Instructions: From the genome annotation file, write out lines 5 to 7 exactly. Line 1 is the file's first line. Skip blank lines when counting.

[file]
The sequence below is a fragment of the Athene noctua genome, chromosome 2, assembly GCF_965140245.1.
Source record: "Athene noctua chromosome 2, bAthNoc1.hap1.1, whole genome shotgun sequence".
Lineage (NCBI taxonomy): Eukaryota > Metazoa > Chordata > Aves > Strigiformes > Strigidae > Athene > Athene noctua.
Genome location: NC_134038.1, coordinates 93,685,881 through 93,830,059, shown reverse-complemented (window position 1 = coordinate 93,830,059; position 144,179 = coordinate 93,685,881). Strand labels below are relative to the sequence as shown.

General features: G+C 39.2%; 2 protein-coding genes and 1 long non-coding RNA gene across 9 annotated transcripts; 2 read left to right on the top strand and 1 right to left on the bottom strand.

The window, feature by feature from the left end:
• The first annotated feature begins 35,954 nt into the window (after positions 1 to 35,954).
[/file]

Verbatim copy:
General features: G+C 39.2%; 2 protein-coding genes and 1 long non-coding RNA gene across 9 annotated transcripts; 2 read left to right on the top strand and 1 right to left on the bottom strand.

The window, feature by feature from the left end:
• The first annotated feature begins 35,954 nt into the window (after positions 1 to 35,954).